Division of Fire Safety News Release
FOR IMMEDIATE RELEASE
June 26, 2014
The best sights and biggest thrills come at public events conducted by trained professionals
Independence Day is the biggest day of the year for fireworks across the U.S. – and the day for the most fires and injuries caused by fireworks. As Missourians prepare to celebrate the July 4th holiday weekend, the Division of Fire Safety reminds Missourians that public fireworks displays put on by trained professionals are the safest way to enjoy fireworks. Missouri families should realize that about 40 percent of the U.S. fireworks injuries that send people to hospital emergency rooms each year affect children under age 15. The safest and most fun way to enjoy fireworks as a family is at one of Missouri's many public displays, which offer far better sights and excitement than consumer fireworks. Even small fireworks like sparklers are unpredictable and improper use can lead to injuries. According to the National Fire Protection Association (NFPA), far more fires are reported in the U.S. on a typical Independence Day than on any other day of the year, and fireworks account for more than half of those fires. The NFPA reports that across the U.S. in 2011, fireworks caused an estimated 17,800 reported fires, including 1,200 total structure fires, 400 vehicle fires, and 16,300 outside and other fires.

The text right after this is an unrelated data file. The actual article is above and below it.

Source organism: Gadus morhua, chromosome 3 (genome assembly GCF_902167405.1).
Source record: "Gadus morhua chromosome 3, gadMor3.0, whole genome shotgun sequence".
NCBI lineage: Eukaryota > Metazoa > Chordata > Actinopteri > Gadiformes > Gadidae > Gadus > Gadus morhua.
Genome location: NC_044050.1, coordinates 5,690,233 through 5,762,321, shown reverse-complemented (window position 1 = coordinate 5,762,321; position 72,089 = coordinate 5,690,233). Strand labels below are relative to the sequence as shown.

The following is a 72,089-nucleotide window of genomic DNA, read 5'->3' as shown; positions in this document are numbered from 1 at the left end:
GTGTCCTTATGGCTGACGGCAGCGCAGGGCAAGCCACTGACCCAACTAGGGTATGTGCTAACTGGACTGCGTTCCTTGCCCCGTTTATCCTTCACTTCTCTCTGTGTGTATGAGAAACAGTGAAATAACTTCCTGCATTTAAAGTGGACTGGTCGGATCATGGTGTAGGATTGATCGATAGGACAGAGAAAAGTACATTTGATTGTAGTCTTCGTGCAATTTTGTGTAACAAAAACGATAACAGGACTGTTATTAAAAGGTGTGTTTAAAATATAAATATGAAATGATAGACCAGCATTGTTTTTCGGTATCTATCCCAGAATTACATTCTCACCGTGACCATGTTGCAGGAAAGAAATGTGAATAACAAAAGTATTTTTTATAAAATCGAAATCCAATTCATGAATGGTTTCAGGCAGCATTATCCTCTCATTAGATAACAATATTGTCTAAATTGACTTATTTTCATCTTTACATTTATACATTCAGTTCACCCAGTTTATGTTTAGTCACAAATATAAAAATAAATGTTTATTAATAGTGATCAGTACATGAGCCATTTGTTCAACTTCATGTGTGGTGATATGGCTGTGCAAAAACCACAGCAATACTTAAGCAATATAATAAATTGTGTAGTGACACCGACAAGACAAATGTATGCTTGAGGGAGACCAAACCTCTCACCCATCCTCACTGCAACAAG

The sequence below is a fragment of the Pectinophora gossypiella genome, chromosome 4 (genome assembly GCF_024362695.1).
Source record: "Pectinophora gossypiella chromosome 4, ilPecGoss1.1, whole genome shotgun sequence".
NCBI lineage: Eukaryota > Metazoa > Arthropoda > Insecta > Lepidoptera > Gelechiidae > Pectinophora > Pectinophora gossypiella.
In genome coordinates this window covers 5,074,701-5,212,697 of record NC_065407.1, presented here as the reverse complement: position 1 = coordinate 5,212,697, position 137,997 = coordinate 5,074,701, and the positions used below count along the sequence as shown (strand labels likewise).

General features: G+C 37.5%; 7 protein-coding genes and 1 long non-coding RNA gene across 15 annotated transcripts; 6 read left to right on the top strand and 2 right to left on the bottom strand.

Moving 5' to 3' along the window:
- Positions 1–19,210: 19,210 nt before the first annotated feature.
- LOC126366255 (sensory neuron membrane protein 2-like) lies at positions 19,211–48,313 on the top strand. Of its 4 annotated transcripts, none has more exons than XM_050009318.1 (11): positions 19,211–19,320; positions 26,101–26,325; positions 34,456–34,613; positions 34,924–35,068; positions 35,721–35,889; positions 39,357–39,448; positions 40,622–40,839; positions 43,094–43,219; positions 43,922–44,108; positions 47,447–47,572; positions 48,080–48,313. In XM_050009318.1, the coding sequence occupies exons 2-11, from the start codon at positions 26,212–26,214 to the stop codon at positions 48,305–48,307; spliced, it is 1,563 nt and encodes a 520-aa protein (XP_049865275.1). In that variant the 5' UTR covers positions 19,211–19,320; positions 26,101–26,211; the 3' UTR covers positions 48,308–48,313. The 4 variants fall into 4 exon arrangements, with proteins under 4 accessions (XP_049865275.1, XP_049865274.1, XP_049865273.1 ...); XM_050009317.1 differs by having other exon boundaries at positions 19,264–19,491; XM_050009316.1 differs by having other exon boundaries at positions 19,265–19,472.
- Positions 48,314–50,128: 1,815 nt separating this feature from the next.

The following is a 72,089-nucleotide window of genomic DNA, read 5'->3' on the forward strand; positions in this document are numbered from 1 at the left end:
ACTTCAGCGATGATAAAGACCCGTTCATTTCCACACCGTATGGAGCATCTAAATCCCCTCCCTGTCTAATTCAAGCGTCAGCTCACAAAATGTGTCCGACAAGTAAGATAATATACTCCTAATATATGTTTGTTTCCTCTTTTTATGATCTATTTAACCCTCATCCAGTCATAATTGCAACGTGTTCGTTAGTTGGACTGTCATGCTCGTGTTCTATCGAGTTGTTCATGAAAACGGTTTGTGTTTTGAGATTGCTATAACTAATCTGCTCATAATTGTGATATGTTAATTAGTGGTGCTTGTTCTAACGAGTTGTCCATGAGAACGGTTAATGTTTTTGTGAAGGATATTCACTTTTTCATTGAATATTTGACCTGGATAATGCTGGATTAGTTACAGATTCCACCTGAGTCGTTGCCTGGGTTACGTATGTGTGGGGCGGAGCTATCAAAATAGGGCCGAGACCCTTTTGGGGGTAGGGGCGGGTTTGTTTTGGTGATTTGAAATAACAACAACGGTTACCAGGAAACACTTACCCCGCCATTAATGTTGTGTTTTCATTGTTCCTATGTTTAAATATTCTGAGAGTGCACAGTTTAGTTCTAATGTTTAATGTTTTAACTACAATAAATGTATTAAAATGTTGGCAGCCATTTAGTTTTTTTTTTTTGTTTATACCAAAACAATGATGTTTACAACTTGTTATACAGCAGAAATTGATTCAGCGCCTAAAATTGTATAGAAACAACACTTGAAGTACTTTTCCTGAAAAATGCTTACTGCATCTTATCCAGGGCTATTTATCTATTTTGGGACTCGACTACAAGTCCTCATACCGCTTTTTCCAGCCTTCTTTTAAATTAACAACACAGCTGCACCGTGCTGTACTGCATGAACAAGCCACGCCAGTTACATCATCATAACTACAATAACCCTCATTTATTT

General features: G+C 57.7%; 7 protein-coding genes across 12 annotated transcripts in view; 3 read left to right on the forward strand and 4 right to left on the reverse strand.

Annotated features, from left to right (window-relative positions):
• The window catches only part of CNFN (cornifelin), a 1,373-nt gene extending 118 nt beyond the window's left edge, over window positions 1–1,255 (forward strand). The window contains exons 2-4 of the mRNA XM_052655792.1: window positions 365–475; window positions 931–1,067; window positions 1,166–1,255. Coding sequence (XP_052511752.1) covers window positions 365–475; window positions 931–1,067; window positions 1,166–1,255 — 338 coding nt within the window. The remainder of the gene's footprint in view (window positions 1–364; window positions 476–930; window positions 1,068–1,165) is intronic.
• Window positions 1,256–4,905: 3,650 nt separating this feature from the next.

Fireworks sales at licensed seasonal retailers are legal in Missouri from June 20 to July 10. This year, the Division of Fire Safety has licensed more than 1,100 seasonal retailers. State permits should be displayed at all seasonal retail locations. Missourians who choose to use consumer fireworks should be aware of any local ordinances related to fireworks, and should follow basic safety practices:
· Purchase fireworks only from a properly licensed retailer.
· Always keep young children away from fireworks. If teens are permitted to handle fireworks they should be closely supervised by an adult.
· Only use fireworks in a large open space that has been cleared of flammable materials. Never light fireworks indoors.
· Always wear eye protection; use earplugs if you have sensitive ears.
· Tie back long hair and don't wear loose fitting clothes.
· Only light one firework at a time; never try to re-light fireworks that have malfunctioned.
· Never have any part of your body over fireworks.
· Never throw or point fireworks at other people.
· Never carry fireworks in your pocket.
· Make sure to have water nearby in case of a fire or accident.
· Dispose of fireworks by soaking them in water and leaving them in a trash can.
· Don't use fireworks while consuming alcohol. Use a "designated shooter.”
· Store fireworks in a cool, dry place. Don't save fireworks from season to season.Anyone with concerns about a fireworks dealer or the types of fireworks being sold by a dealer should call the Division of Fire Safety at (573) 751-2930.
For more information, call 573-751-5432 or e-mail email@example.com